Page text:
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The Dangers of Porn: The Conversation Changes by Age

My daughter watched online pornography when she was just 12 years old. She and her friend were curious about some of the terms they’d been learning in health class. They went to Google—and well, you can guess what happened next.

I was shocked when my daughter told me what she’d seen. I knew online pornography existed, of course, but until then I didn’t really get just how easy it was for my daughter to access it.

Over the years, I’ve heard similar stories from many parents and worries about the dangers of porn. In fact, a 2008 study by researchers at the University of New Hampshire, published in the journal CyberPsychology and Behavior, found that more than 90% of boys and 60% of girls were exposed to pornography before the age of 18. And that was in 2008, before most adolescents had a smartphone in their pocket.

So, what’s a parent to do? For starters, younger adolescents should be prevented from accessing pornography as much as possible. You can help by adding a filter that blocks explicit content to your home Wi-Fi network (google parental controls).

“Rather than frame it as, ‘I don’t want you to watch porn,’ it should be, ‘Here’s what you need to know,’” explains Elizabeth Schroeder, EdD, MSW, a sexuality educator and co-founding editor of American Journal of Sexuality Education. “It’s making them an educated consumer. ‘I don’t think you should be watching porn, and here are the reasons.’”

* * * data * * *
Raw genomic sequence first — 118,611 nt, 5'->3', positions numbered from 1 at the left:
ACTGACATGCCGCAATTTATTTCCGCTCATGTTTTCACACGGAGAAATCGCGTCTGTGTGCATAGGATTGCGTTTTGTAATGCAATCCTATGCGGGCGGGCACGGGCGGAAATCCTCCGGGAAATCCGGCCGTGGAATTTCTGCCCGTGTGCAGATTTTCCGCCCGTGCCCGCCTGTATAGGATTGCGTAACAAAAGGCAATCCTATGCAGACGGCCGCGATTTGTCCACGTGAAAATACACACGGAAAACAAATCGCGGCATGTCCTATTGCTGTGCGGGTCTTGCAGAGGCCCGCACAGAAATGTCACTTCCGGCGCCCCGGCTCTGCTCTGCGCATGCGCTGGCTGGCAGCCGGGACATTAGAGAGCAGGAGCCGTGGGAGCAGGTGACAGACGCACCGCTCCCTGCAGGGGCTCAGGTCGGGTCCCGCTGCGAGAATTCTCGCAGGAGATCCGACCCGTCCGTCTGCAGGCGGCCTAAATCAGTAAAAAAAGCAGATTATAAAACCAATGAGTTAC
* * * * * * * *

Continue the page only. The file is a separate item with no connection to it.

What younger adolescents should know is that explicit content is not appropriate (or healthy) at this age, that it is for grown ups only, and that your adolescent’s responsible use of his device does not include accessing such material.

“A child in middle school is a concrete thinker,” says Schroeder. “Adults can look at it and see it as a fantasy, but kids don’t know that. They see body parts. Huge penises. Ridiculously huge breasts, and so what they are getting from pornography is information versus understanding it as a fantasy.”

As teenagers get older—and more sexually mature—the conversations must be different, however. It’s not that all teenagers will watch pornography, but as the UNH study suggests, many do. They may search for it out out of curiosity; they may feel pressured by peers to watch it; or they may enjoy it. And like having sex, there’s not a lot you can do to prevent it if your older teenager is determined.

Experts say parents should focus on preparing teenagers to have healthy sexual lives—and relationships—in a world that includes easy access to pornography.

3 Ways to Talk to Our Children About Porn:

1. Don’t Let Pornography Teach your Teen About Sex.